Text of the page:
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GALA WATER.

BURNS.

THERE's braw, braw lads on Yarrow braes,

That wander through the blooming heather ;
But Yarrow braes nor Ettrick shaws

Can match the lads o' Gala water.

But there is ane, a secret ane,

Abune them a' I lo'e him better ;
And I'll be his, and he'll be mine,

The bonnie lad o' Gala water.

Although his daddic was nae laird,

And though I hae nae mickle tocher;
Yet rich in kindest, truest love,

We'll tent our flocks on Gala water.

It ne'er was wealth, it ne'er was wealth,

That coft contentment, peace, or pleasure ;
The bands and bliss o' mutual love,

Oh, that's the chiefest warld's treasure !
The old tune to which this is sung is very beautiful. Its exact date is unknown.
It is said to have been a great favourite of Haydn's. The words of the old song are
lost, with the exception of the following:

Braw, braw lads of Gala water,

Braw, braw lads of Gala water;
I'll kilt my coats aboon my knee,

And follow my love through the water.
O'er yon bank and o'er yon brae,

O'er yon moss amang the heather,
I'll kilt my coats aboon my knee,

And follow my love through the water.

MY NANNIE'S AWA.

BURNS. Air-“ There'll never be peace until Jamie comes hame."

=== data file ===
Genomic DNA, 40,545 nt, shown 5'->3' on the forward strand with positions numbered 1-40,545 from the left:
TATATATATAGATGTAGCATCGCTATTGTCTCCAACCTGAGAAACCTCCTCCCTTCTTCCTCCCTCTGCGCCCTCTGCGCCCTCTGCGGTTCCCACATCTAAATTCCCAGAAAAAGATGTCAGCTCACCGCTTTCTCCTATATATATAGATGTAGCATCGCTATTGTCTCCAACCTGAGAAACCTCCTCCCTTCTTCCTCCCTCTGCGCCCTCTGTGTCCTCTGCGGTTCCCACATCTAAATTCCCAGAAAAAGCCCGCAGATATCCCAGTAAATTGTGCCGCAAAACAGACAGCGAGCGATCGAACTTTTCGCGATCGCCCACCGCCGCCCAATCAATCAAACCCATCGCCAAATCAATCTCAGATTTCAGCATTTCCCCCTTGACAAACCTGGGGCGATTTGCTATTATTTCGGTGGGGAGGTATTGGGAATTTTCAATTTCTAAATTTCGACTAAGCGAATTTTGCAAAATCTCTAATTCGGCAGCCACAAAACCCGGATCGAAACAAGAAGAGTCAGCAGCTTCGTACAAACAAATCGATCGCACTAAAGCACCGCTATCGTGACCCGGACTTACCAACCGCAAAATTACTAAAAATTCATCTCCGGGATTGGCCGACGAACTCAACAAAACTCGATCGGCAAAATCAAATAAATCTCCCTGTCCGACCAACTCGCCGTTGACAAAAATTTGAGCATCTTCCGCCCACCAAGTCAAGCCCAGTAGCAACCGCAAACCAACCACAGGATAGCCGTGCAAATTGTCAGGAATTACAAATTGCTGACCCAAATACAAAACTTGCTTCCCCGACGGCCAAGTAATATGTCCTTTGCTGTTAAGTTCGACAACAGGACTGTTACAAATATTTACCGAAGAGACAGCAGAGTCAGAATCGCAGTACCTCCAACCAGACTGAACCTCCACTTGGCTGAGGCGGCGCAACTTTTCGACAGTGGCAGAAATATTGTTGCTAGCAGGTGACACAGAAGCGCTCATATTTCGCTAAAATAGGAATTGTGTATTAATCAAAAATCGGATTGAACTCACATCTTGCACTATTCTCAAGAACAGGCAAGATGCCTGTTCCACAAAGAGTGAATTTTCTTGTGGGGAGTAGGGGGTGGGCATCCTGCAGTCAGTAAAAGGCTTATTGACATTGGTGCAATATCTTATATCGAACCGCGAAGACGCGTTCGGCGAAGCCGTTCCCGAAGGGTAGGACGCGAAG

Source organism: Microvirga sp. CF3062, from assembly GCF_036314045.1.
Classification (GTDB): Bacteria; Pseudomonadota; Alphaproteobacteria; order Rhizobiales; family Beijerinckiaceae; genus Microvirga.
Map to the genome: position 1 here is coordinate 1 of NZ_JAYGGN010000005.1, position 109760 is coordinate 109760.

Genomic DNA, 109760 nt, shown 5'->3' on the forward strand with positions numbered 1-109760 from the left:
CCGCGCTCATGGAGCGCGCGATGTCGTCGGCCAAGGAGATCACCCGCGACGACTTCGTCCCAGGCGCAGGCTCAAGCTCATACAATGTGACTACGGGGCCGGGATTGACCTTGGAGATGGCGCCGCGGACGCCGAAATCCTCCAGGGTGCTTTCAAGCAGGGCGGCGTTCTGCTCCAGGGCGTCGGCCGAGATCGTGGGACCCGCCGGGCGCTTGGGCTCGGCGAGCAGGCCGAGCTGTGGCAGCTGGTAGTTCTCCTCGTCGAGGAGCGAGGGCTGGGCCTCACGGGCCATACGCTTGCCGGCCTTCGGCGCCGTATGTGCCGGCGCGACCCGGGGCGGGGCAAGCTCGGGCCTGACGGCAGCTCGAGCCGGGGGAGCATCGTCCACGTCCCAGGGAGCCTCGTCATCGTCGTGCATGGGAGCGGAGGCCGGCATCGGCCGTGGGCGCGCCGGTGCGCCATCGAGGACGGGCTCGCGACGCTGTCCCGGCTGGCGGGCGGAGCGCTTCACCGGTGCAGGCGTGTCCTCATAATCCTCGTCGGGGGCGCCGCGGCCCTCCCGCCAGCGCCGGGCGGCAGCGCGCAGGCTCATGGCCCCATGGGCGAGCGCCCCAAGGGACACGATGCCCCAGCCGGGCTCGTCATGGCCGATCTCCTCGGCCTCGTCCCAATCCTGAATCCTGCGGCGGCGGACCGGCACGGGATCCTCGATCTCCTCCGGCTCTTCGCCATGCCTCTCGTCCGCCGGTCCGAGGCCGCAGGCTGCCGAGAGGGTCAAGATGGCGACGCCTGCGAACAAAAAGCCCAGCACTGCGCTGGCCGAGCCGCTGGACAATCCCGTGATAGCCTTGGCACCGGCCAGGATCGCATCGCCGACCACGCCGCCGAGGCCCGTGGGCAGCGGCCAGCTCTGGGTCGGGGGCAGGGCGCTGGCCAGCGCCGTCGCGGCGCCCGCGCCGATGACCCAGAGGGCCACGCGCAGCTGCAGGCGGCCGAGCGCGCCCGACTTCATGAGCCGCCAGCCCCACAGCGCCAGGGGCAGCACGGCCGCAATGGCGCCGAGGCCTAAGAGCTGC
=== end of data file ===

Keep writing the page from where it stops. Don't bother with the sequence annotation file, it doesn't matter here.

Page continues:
Now in her green mantle blythe Nature arrays,
And listens the lambkins that bleat ower the braes,
While birds warble welcome in ilka green shaw;
But to me it's delightless — my Nannie's awa.

The snaw-drap and primrose our woodlands adorn,
And violets bathe in the weet o' the morn;
They pain my sad bosom, sae sweetly they blaw;
They mind me o’Nannie--and Nannie's awa.
Thou laverock that springs frae the dews of the lawn,
The shepherd to warn of the grey-breaking dawn;
And thou mellow mavis that hails the night-fa',
Give over for pity —my Nannie's awa.
Come, Autumn, sae pensive in yellow and grey,
And soothe me wi' tidings o’nature's decay;
The dark dreary winter and wild driving snaw
Alane can delight me—my Nannie's awa.

WANDERING WILLIE.

BURNS. Air-“Wandering Willie." HERE awa, there awa, wandering Willie,

Now tired with wandering, haud awa hame; Come to my bosom, my ae only dearie,

And tell me thou bringst me my Willie the same. Loud blew the cauld winter winds at our parting ;

It was nae the blast brought the tear in my ee; Now welcome the simmer, and welcome my Willie

The simmer to nature, my Willie to me.
Ye hurricanes, rest in the caves o’your slumbers;
Oh, how

your

wild horrors a lover alarms ! Awaken, ye breezes, row gently, ye billows,

And waft my dear laddie ance mair to my arms. But if he's forgotten his faithfullest Nannie,